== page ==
By Chris Isler, PA Consulting
Our rapidly increasing genetic-level disease knowledge and exponential technology advances are changing the way we manage health. But we may never fully seize these opportunities if we limit our clinical research approach to past models. Changing societal attitudes around sharing personal data and new consumer technology make innovative study designs and operations possible. This includes new possibilities in designing and operationalizing patient registries by moving to “virtual” setups.
Registries can be powerful tools to observe the course of a disease, understand variations in treatment and outcomes, examine factors influencing prognosis and quality of life, describe patterns of care, assess effectiveness, monitor safety and harm, and measure the quality of care.
Patient-Centric Registries Offer Many Benefits
Patient-centric registries can run at a fraction of the cost of traditional approaches while improving participant engagement. The approach can also capture richer, more accurate data about what affects patients’ lives and well-being most. Where traditional patient registries have complex consenting processes, extensive data capture forms, site recruitment and activation challenges, and are costly, virtual registries can minimize these common hurdles.
Leveraging digital approaches and technology, the virtual registry shifts the center of the research from the investigator to the patient and builds all research processes around the patient rather than the site. Summarizing the main differences between a site-centric and a patient-centric registry, we see that technology simplifies both key processes, such as recruitment and consenting, as well as the collection and handling of data.
The image below describes key differences between traditional and virtual registries.
In the above, you’ll see that patient follow-up, which has been a common issue, is improved in a patient-centric registry approach. A central digital platform connects and supports all parties (patients, sponsors, investigators) in their workflows and tasks.
Hurdles To Building A Virtual Registry
There are several considerations that sponsors of virtual registries need to consider around preparing, operating, and closing a virtual registry. Key considerations include:
- Study design: Does the research question support a virtual model? E.g., if there is a strong requirement for imaging or nonstandard lab tests, a conventional model might be preferred. At the same time, if the focus is on patient reported outcomes (PROs) or novel digital endpoints, the virtual set-up will be more suitable.
- Participant engagement, retention, and safety: The more engaged the patient population is with their condition, the more they will embrace the virtual model and become advocates in recruitment and driving research. On the other hand, non-engaged patient groups might be harder to reach in a virtual model, and an investigator-led registry might deliver better results.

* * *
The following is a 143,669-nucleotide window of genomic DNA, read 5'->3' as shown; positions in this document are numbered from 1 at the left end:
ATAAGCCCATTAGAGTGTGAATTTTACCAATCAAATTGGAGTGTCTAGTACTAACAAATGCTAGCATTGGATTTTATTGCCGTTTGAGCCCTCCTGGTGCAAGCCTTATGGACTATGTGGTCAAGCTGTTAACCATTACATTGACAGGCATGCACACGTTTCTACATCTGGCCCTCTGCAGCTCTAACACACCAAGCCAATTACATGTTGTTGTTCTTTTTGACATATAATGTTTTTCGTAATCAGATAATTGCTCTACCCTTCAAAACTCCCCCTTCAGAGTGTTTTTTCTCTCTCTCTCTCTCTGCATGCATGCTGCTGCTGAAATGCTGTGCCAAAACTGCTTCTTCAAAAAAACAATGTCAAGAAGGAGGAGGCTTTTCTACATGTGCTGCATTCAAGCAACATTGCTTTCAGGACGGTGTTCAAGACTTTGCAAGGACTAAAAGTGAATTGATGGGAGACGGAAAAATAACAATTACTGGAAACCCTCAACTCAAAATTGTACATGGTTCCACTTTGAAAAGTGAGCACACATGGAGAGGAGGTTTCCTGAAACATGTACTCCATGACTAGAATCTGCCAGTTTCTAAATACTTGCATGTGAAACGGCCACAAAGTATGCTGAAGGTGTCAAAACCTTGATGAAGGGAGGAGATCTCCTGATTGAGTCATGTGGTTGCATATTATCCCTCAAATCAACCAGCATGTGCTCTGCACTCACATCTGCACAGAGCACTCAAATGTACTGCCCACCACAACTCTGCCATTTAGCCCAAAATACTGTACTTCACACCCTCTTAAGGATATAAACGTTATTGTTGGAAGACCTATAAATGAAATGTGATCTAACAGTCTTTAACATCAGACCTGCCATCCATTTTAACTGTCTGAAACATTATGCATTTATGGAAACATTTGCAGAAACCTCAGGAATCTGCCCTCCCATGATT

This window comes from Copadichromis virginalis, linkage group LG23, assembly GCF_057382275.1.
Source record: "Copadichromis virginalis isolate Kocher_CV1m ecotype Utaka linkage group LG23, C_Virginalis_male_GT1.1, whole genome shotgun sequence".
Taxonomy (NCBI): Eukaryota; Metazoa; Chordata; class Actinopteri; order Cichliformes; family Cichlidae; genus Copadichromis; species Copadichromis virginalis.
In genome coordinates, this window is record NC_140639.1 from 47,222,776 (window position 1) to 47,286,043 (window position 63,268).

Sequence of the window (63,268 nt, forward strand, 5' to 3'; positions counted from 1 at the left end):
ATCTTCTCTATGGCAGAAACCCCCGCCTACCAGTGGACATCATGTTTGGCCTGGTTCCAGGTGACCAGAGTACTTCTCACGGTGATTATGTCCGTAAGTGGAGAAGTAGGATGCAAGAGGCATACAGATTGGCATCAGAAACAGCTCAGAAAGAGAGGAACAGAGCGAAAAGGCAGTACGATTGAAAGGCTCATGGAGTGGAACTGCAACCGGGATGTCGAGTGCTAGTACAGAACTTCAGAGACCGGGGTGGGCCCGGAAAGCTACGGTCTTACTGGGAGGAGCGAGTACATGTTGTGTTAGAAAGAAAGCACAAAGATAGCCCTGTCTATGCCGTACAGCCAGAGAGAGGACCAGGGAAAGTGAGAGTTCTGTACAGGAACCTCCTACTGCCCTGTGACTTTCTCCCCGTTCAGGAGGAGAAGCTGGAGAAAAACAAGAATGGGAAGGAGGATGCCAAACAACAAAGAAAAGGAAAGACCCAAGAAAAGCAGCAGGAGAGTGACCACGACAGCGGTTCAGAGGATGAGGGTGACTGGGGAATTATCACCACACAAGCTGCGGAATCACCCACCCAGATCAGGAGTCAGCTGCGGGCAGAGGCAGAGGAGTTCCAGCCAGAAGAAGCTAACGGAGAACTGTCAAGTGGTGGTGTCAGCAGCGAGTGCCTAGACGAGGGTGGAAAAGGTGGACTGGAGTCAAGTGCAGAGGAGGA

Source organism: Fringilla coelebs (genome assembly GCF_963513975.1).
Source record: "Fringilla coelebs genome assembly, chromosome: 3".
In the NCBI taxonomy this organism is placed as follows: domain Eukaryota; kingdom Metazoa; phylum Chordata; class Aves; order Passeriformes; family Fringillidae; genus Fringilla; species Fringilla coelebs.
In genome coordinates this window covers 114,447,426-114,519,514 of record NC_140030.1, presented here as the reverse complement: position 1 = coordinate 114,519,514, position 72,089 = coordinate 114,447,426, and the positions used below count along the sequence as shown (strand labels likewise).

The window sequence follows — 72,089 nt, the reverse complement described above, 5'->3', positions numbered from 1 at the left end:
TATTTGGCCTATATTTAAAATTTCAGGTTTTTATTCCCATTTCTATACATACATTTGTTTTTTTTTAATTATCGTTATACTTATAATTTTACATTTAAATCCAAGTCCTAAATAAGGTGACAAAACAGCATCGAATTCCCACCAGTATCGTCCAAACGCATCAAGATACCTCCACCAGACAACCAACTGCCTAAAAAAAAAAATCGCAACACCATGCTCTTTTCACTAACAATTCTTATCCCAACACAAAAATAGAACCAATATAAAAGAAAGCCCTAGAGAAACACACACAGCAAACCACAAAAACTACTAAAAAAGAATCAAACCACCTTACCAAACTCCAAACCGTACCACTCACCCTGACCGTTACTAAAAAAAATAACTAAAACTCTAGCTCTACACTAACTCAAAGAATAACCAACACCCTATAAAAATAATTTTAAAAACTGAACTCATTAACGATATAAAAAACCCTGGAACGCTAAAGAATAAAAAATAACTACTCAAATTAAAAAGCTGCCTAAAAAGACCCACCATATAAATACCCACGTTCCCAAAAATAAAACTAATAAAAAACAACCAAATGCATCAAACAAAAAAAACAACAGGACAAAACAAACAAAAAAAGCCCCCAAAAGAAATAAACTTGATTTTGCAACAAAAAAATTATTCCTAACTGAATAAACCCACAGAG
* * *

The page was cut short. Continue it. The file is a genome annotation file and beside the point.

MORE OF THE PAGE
- Data capture and analysis: Many registries try to satisfy too many requirements — safety, market access, evidence generation — and hence capture an enormous amount of information. To make the virtual model viable, it will be critical to reduce the protocol to the key data requirements and not overburden patients and investigators.
- Participant start-up and communication: A patient-centric model requires enhanced communication, not just with investigators but also with patients. A clear communication strategy and involvement of patients in the registry governance — such as involving them in global and regional steering committees — will drive engagement and participation.
Encouraging Implementation Of Virtual Registries
By developing and implementing virtual registries in low-risk areas, such as natural history studies, we can start to create familiarity and confidence in such designs. Tackling these low-risk areas first would allow the research community to learn and share, creating best practices.
Regulators are increasingly open to and encouraging of novel registry designs. However, achieving change is a complex and difficult process; in many cases, the internal culture of research teams and the interconnected interests of different stakeholders adds to the difficulties. Focusing the case for change on cost reduction, while important, may not be the most successful approach. We have found that identifying and championing the wider benefits of such an approach will be key to winning over the range of stakeholders from the medical community, commercial life sciences R&D functions, participants, regulators, payers, and society.
As we see virtual registries and other virtual research approaches gaining traction across different disease areas and geographies, study sponsors need to consider how they can bring digital solution into their R&D units and how digital and patient-centricity capabilities can create a platform that spans across the entire pharmaceutical value chain.
About The Author:
Chris Isler is a life sciences expert at PA Consulting. He has an extensive background in integrated healthcare solutions and development across Europe and the U.S. Contact him on LinkedIn at https://www.linkedin.com/in/christianisler/